- 2 beets (I like using the yellow best)
- 4 teaspoons oil
- Salt and pepper to taste
- 3 carrots
- 3 parsnips
- 1 cup uncooked quinoa
- Juice of 1 lemon
- 2 cups chicken or vegetable stock or water
- ¼ teaspoon dried thyme
- ½ small red onion
- 2 Tablespoons chopped parsley
- Preheat oven to 350°F.
- Rub beets all over with 1 teaspoon of the oil, then season with salt and pepper.
- Wrap them in foil, place them on a small baking sheet and roast for about 1 hour, until beets are tender. Allow beets to cool and then peel and chop them.*
*You can cook the carrots and parsnips at the same time the beets are cooking in the same oven.
- Chop carrots and parsnips and toss in a bowl with the remaining 3 teaspoons oil. Season with salt and pepper and place on a rimmed baking sheet.
- Bake for about 50 minutes, stirring occasionally, until golden brown. Remove from oven and let cool.
- Place quinoa, lemon juice, stock or water, and thyme into a small pot. Bring the mixture to a boil, then lower heat to a simmer. Cover and cook for 10 to 15 minutes, until quinoa is tender. Remove from heat and set aside to let cool to room temperature.
- Finely chop the red onion. Put quinoa, roasted carrots and parsnips into a large bowl and toss to combine. Add beets, onions, parsley, salt and pepper, mix well and serve.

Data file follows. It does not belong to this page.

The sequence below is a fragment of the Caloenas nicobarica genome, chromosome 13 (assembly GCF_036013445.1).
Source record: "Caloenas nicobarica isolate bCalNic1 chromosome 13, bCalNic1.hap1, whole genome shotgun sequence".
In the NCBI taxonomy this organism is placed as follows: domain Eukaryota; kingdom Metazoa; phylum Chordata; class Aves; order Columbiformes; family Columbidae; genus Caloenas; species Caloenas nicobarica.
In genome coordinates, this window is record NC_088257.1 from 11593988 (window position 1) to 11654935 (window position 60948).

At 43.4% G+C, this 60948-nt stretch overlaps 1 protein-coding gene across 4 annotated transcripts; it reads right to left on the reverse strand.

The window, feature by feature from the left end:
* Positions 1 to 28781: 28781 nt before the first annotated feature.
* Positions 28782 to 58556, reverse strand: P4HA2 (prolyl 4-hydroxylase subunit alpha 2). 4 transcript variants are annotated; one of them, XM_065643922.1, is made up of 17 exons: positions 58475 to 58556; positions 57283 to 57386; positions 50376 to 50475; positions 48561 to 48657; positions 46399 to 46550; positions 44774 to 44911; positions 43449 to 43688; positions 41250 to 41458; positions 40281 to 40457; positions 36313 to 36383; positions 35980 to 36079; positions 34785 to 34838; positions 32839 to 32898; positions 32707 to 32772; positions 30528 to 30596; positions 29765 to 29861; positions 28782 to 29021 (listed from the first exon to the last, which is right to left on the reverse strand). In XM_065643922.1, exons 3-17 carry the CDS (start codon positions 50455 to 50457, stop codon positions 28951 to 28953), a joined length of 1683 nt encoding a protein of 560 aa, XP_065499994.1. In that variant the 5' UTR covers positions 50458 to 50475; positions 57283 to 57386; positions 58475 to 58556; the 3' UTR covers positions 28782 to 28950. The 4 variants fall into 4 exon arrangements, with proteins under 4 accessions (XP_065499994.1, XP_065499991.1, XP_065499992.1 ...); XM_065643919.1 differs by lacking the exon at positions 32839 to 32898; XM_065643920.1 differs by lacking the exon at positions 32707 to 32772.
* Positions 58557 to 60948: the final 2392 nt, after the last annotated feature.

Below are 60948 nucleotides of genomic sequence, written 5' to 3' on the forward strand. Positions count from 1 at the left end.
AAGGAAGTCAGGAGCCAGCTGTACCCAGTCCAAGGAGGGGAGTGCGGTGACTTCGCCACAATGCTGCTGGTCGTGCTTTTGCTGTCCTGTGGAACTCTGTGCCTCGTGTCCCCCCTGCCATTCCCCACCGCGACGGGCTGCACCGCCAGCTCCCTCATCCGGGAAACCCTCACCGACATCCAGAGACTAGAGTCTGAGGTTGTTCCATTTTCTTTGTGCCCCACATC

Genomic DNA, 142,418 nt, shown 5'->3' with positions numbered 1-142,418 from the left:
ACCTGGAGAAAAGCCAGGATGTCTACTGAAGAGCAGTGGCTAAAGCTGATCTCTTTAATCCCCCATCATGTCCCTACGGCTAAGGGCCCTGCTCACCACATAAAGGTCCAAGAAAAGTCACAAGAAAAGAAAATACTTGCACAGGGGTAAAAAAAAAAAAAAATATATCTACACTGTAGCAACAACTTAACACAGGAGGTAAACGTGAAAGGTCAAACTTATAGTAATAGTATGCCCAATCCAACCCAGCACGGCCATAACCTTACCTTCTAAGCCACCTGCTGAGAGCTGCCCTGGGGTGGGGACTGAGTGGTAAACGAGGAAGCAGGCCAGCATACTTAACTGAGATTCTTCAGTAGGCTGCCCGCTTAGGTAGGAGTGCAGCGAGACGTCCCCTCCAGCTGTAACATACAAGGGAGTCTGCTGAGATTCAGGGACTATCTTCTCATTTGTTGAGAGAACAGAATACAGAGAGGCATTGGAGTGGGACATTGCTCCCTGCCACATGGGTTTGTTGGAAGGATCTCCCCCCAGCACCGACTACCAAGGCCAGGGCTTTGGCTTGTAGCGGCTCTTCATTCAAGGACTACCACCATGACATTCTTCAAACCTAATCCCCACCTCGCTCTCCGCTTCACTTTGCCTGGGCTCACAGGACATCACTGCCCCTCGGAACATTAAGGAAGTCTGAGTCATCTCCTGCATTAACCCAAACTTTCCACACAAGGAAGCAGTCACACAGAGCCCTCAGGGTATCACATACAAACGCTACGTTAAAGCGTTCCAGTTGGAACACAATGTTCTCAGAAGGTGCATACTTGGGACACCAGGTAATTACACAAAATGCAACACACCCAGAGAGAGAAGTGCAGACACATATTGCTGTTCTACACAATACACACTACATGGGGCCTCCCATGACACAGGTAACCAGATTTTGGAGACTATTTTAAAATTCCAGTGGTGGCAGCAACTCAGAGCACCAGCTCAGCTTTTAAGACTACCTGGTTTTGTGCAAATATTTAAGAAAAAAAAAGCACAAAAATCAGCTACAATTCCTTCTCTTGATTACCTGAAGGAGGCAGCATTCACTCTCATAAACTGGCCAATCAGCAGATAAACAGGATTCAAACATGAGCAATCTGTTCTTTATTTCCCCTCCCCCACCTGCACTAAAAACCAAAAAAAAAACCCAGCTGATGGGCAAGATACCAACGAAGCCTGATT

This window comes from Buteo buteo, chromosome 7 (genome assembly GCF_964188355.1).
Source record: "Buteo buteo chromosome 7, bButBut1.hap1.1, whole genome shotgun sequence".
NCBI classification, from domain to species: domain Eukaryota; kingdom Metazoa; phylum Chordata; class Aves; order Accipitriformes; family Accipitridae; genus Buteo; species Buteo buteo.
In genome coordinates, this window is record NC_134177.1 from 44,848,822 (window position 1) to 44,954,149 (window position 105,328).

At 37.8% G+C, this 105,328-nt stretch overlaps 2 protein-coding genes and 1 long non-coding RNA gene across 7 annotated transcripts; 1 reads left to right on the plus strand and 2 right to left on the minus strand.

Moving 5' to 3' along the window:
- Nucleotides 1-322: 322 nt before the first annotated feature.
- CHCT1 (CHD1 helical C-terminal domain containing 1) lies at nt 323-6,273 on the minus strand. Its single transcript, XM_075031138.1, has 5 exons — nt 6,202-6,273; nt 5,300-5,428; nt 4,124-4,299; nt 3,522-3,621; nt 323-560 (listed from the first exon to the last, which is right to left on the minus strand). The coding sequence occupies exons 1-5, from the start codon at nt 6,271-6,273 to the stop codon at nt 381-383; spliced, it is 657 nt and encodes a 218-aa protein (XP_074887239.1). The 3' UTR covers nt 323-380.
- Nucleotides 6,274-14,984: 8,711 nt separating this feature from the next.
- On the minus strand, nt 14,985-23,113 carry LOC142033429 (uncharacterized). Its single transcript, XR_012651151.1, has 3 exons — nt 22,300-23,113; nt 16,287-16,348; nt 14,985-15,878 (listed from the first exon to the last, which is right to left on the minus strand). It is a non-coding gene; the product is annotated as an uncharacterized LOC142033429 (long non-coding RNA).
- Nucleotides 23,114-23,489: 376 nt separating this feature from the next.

- You can prepare this ahead and freeze the vegetables and quinoa separately, easily tossing together before serving.
DESCRIPTION: Fresh Chives, basil, cilantro, dill, mint, oregano, parsley, rosemary, sage and thyme are often used as spices or garnishing.
Please Note: Curly leaf parsley is very difficult to check. It is therefore recommended that only flat leaf parsley be used.
INFESTATION: Aphids, thrips and other insects may often be found on the leaves and stems of these herbs. Insects tend to nestle in the crevices between the leaves and branches of herbs. These insects can curl up and stick to the leaf once they come in contact with water.
Vegetable spinners, power hoses, and light boxes are not always available in the home. We therefore recommend the following alternate procedure.
RECOMMENDATION: In order to determine if a particular bunch of herbs is infested prior to washing, bang it several times over a white cloth. This is most important when checking oregano, rosemary, sage and thyme. If only one or two insects are found proceed with the steps below. If three or more insects are detected in a particular bunch of herbs it should not be used.
- Soak herbs in a solution of cold water and vegetable wash. The proper amount of vegetable wash has been added when some bubbles are observed in the water. (In the absence of vegetable wash, several drops of concentrated unscented liquid detergent may be used. However, for health reasons, care must be taken to thoroughly rinse off the soapy solution.)
- Agitate the herbs in the soapy water, in order to loosen the sticking excretion of the bugs.
- Using a heavy stream of water, thoroughly wash off the soap and other foreign matter from the herbs.
- Check both sides of each leaf under direct light.
- If one or two insects are found, rewash the herbs.
- If any insects are found after repeating the agitation process twice, the entire bunch must be discarded.
Please note: To prepare herbs such as cilantro, dill, or parsley for use in soups wash them thoroughly and place in a cooking bag.